The e-commerce market faced the prospect of a major shake-up last week when software vendor Open Market issued three wide-ranging patents which covered almost all aspects of internet commerce.
The three patents covered real-time credit card payments, server-based electronic shopping carts, digital authentication, and Web-based marketing.
Open Market, the largest single e-commerce vendor, claimed these technologies were used in its internet software, Transact 4 and LiveCommerce, in 1995.
With its broad claim, the company believes most of its rivals are infringing their patents. A representative of Open Market said: 'Our preference is to adopt a multiple licensing strategy to enforce our patent rights. We are just starting to approach other companies in the market.'
But a representative of IBM said its lawyers were currently examining the fine print of the patents.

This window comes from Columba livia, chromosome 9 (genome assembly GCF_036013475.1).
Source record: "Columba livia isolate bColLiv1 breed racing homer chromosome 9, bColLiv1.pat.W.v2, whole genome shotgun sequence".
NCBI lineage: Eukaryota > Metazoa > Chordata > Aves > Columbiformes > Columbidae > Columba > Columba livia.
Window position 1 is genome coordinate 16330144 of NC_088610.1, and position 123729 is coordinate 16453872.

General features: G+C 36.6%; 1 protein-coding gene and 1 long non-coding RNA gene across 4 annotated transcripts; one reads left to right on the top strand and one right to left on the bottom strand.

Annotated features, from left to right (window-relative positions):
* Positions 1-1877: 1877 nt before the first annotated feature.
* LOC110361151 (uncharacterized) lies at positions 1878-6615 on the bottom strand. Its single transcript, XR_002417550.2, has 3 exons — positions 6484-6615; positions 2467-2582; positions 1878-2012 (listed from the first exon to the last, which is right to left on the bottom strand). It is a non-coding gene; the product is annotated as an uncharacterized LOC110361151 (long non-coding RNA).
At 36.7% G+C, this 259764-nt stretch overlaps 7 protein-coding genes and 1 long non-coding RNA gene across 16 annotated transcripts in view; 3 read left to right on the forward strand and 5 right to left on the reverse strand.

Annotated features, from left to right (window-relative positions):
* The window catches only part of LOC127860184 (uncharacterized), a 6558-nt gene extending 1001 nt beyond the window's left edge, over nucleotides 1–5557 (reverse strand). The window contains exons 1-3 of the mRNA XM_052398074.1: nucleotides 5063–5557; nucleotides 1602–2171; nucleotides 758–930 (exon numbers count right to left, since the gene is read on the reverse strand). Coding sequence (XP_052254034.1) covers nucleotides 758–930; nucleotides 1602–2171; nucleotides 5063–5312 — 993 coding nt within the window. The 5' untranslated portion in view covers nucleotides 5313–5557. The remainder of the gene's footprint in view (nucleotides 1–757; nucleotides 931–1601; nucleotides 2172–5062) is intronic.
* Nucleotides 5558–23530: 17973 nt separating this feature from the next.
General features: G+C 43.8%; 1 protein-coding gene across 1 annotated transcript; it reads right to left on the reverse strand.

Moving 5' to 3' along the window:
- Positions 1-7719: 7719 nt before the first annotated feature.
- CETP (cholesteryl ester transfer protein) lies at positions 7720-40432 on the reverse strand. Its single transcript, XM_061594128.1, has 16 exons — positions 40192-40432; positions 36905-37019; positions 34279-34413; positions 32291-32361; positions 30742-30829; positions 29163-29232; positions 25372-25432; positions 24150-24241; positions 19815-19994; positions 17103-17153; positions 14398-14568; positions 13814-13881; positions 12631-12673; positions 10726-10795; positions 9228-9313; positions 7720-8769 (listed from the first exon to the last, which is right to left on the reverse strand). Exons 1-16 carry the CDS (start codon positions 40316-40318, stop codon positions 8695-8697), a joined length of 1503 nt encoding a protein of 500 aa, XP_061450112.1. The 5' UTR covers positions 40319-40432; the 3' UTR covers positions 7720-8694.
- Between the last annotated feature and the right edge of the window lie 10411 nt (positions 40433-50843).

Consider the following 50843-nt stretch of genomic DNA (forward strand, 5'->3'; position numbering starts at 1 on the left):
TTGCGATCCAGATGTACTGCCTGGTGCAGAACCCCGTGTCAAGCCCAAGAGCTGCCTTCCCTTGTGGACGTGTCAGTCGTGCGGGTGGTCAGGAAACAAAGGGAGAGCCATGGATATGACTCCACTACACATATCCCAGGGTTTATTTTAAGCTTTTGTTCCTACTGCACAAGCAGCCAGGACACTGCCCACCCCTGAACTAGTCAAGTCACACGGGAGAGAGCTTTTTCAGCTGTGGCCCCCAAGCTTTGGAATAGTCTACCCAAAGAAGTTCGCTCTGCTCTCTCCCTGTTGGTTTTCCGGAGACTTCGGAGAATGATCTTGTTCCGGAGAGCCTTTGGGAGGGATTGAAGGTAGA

A licensing agreement would only emerge if the patents stand up to intense legal scrutiny. Frederick Keenig III, an intellectual copyright lawyer at Volpe Koenig, said Open Market has the chance to get the industry giants on its side by offering them reasonable licensing agreements or suing.
'If it gets Microsoft and IBM to sign a licensing agreement, the smaller companies are less likely to fight the patents.'
David Alschuler, head of electronic research for Aberdeen Group, said: 'A licensing agreement of a penny on every ATM transaction could run into billions for Open Market.'
However, Alyse Terhune, research director for e-commerce at Gartner Group, said: 'Here we have a company that has not been profitable for years and suddenly it wants payments from almost everyone in internet commerce.'
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